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Disabled button style on iOS in Xamarin.Forms

·2 mins

All the credits for solution described in this post goes my friend qbus. He saved few hours of my life and my sanity ;-)

In Xamarin.Forms application I have a button with non-default styling (defined in XAML). Target platforms are iOS and Android. Enabled and disabled states should obviously be distinguished with colors.

The most straightforward solution that makes use of Data Triggers works well for Android. For some reason it doesn’t want to work properly on iOS. If the button is initially disabled it displays correctly in this state but after changing IsEnabled to true and then back to false it does not anymore. Interestingly the background taken from style setter is good, but not the text color property. It turns out to be set to some awkward value: rgb(123, 123, 123) with alpha 89. I guess this is the default value for disabled state because it’s not defined anywhere in the app.

The problem is well described on the Xamarin Forum thread. Unfortunately none of the proposed workarounds worked for me.

The initial workaround implemented by the previous developer was implementing a custom renderer. In OnElementChanged(ElementChangedEventArgs<Button>) the button’s title color was set for UIControlState.Disabled state. For some weird reason this was working only for the initial disable state (as described above). The second solution, proposed by my friend, is using the NSAttributedString set as entire button title:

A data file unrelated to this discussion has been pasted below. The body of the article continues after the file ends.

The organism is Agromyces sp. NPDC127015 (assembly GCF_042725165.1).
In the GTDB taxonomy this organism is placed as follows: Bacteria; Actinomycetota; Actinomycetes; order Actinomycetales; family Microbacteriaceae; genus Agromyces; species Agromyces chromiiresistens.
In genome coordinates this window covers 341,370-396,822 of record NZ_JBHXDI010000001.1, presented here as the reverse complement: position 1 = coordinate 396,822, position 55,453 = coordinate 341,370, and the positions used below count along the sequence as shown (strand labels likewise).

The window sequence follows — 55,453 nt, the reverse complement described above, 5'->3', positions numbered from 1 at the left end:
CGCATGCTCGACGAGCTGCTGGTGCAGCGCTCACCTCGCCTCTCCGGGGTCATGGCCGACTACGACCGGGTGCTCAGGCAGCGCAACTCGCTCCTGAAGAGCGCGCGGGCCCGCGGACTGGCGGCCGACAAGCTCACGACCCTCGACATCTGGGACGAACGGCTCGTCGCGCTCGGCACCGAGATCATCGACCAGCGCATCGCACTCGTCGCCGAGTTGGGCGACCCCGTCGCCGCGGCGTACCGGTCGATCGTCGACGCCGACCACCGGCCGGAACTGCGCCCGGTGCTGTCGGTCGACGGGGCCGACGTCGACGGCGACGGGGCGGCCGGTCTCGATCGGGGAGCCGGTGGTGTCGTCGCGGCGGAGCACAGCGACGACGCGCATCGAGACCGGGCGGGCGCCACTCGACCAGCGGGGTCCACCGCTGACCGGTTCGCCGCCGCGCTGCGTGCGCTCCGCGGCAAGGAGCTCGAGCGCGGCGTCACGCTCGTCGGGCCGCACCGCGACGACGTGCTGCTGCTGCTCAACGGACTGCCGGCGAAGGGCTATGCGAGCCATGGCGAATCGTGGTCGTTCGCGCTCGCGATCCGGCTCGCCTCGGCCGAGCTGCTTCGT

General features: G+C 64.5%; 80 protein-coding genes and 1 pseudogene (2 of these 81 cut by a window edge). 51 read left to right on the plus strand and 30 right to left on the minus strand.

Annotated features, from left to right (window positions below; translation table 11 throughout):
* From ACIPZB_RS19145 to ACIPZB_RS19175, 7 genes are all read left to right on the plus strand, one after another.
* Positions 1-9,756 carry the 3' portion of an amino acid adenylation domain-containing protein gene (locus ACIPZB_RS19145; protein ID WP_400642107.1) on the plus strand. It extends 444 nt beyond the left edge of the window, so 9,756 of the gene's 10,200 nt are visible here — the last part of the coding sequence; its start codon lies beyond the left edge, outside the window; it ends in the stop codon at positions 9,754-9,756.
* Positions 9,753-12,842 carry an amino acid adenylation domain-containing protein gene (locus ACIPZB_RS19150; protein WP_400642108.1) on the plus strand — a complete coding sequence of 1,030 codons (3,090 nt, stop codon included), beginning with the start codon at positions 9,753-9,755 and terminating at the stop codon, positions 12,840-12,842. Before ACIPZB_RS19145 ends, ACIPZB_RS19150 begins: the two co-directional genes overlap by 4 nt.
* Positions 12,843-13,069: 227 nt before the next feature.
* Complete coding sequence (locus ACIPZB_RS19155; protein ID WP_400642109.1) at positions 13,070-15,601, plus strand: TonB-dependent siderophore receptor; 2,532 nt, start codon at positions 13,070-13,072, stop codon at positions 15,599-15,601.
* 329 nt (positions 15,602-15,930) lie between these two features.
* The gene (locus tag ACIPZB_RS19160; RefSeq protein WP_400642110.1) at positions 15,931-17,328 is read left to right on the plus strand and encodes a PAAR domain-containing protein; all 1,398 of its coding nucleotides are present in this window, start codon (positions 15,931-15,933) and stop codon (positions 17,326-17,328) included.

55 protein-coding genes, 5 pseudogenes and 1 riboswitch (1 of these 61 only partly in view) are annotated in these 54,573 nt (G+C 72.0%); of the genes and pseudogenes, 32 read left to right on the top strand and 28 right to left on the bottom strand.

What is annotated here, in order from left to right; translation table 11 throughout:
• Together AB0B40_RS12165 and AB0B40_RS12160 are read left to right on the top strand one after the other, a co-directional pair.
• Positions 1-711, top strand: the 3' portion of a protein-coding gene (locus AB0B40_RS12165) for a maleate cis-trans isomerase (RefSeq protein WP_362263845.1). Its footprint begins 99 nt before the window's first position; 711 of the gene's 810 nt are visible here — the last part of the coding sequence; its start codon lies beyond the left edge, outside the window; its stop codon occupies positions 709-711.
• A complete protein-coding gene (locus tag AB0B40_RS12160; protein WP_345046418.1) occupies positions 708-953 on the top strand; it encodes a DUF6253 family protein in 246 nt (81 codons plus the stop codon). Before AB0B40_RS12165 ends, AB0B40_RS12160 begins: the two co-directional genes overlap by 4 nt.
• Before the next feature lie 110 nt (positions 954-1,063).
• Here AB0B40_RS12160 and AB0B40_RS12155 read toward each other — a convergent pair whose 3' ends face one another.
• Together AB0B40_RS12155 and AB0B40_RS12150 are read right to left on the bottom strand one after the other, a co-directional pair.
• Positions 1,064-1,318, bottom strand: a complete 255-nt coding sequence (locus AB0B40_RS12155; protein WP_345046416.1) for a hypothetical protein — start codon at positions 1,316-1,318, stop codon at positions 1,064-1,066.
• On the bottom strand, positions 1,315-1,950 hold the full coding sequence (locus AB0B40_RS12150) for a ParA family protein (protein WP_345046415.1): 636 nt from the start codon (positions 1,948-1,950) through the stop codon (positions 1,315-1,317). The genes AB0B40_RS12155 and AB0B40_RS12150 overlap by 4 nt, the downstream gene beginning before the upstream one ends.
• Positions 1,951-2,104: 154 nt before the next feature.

public class ButtonDisabledTextColorRenderer : ButtonRenderer
    private static UIColor DisabledColor => Color.FromHex("#FFFFFF").ToUIColor();

    protected override void OnElementChanged(ElementChangedEventArgs<Button> e)

        if (Control == null)

        var title = new NSAttributedString(Control.CurrentTitle, new UIStringAttributes {ForegroundColor = DisabledColor});
        Control.SetAttributedTitle(title, UIControlState.Disabled);

I should call this rather workaround than the real clean solution. Xamarin.Forms obviously has some bug in this case. Nevertheless it works.

Happy coding!